A long and interesting front page piece in today’s Wall Street Journal: Southern White Democrats Face End of Era in Congress. (If you’re not a WSJ subscriber and if the link doesn’t get you to the full article, sometimes an internet search can turn up an “Article Free Pass”.)
A short excerpt from the very long piece, which focuses on John Barrow’s attempt to hold onto Georgia’s 12th District:
The only remaining white Democrat in the House of Representatives from the Deep South, Rep. John Barrow, is in jeopardy of losing his job in November, which would mark a monumental shift in American politics.
In an stark realignment, voters in the Deep South have divided into an increasingly black Democratic Party and a mostly white Republican Party. Already, Mississippi, Alabama and Louisiana are represented in the House solely by white Republicans and black Democrats. Georgia could join that list if Mr. Barrow, who is running in a district redrawn to include more whites and Republicans, loses in November.
Mr. Barrow’s challenge is one measure of a political and cultural divide, echoed less dramatically elsewhere in the country, that is changing the face of the two parties. Minorities and women have become a bigger part of the Democratic contingent in the House, while Republicans increasingly are attracting white Southerners.
It’s worth noting that the WSJ is defining the Deep South as Louisiana, Mississippi, Alabama, Georgia and South Carolina, but there’s a similar racial shift likely on the horizon for Congressional delegations in North Carolina and Missouri.
More from the WSJ:
A loss by Mr. Barrow would quicken the decline of a political archetype, the conservative Southern Democrat—a type who helped forge deals in recent decades on matters ranging from Ronald Reagan’s tax cuts to last year’s debt agreement. They have been a pillar of the Blue Dog Coalition of Democrats in the House, a group that has shrunk from 52 members before the 2010 election to 25 today. Of this remnant, five are retiring, and two have lost their primaries. Seven more, including Mr. Barrow, face tough re-elections.
The loss of centrists, combined with more racially divided parties that see the role of government in different terms, has implications for policy, contributing to the continuing paralysis in Washington that frustrates many voters.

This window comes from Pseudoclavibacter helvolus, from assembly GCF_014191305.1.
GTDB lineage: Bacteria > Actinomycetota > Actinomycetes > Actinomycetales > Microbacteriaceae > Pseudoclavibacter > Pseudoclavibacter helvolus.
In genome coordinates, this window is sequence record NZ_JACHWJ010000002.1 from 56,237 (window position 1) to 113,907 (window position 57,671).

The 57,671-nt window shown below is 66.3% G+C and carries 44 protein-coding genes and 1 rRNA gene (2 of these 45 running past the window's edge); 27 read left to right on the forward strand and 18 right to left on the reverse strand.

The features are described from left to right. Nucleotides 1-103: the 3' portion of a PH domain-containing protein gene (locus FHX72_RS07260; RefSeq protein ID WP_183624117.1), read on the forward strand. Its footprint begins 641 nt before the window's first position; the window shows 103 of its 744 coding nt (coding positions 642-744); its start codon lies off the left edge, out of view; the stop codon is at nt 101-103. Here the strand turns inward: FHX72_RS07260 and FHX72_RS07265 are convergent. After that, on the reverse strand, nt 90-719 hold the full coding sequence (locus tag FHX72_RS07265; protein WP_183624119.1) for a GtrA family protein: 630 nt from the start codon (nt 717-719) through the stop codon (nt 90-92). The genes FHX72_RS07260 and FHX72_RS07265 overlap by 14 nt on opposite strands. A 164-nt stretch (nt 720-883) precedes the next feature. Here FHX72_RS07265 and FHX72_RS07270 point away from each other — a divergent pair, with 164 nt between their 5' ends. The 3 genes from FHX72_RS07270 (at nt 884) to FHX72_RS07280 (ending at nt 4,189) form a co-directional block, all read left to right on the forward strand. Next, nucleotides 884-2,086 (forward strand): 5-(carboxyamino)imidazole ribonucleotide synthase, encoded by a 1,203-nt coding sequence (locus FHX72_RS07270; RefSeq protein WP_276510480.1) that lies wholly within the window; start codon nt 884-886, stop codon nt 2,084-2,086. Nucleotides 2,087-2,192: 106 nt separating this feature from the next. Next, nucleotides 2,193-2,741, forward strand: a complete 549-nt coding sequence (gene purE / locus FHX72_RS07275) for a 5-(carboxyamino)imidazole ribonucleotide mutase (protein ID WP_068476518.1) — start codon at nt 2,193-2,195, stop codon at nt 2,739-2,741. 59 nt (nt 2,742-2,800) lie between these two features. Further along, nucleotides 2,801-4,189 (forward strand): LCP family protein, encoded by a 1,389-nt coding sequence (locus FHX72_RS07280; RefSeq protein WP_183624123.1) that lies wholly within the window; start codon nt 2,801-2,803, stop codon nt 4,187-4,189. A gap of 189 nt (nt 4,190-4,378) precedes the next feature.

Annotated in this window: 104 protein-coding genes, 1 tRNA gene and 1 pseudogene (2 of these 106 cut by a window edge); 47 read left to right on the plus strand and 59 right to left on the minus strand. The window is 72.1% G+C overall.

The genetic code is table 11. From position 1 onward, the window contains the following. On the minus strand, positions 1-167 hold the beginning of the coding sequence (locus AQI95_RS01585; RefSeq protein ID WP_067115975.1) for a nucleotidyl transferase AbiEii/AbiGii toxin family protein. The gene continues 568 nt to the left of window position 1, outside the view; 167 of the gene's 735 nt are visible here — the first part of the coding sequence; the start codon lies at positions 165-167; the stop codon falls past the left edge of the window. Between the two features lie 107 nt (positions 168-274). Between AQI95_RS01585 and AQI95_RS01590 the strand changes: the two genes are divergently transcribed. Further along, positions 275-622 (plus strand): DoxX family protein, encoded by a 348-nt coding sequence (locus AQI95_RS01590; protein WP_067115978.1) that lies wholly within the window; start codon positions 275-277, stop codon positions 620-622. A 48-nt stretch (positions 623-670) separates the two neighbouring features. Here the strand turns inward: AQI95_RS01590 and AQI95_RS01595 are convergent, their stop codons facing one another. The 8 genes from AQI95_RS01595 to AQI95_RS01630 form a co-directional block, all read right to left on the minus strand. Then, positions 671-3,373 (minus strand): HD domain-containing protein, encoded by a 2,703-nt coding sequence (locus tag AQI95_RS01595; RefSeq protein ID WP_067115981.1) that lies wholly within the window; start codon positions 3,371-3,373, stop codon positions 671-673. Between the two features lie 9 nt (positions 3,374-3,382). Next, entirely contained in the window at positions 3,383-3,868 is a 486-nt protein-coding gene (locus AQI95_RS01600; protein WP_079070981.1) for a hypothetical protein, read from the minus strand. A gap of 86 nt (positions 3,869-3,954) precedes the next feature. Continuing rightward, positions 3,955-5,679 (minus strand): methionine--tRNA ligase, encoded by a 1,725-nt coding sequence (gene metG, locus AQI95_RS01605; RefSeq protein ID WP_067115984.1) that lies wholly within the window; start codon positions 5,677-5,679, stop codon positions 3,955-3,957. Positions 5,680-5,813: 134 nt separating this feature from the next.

One of the most interesting pieces I’ve seen on this general issue was written way back in 2003 by Jeffrey Toobin for The New Yorker: The Great Election Grab; When does gerrymandering become a threat to democracy? From that 2003 piece, which explores how the Voting Rights Act served the interests of black Democrats, who wanted to see more of their own in office, and at the same time the interests of white Republicans:
“When the civil-rights movement started, you had a lot of white Democrats in power in the South,” Bobby Scott, a congressman from Virginia who was first elected in 1992, said. “And, when these white Democrats started redistricting, they wanted to keep African-American percentages at around thirty-five or forty per cent. That was enough for the white Democrats to keep winning in these districts, but not enough to elect any black Democrats. The white Democrats called these ‘influence’ districts, where we could have a say in who won.” But Republicans sensed an opportunity. “They came to us and said, We want these districts to be sixty per cent black,” Scott, who is African-American, said. “And blacks liked that idea, because it meant we elected some of our own for the first time. That’s where the ‘unholy alliance’ came in.”
The unholy alliance—between black Democrats and white Republicans—shaped redistricting during the eighties and nineties.
While the racial dimensions of the political shifts are impossible to ignore, I think the ideological dimensions have been even more damaging to our system of government. If the 12th District does in fact turn out to be competitive this fall, then that’s the only one out of Georgia’s 14 districts where there’s any doubt about party control. That encourages politicians on both the right and left to tailor messages to their bases rather than to the broader citizenry.
The racial and ideological polarization looks likely to continue for a few more election cycles in Georgia, but changing demographics will eventually shake things up to some degree — probably within a decade or two.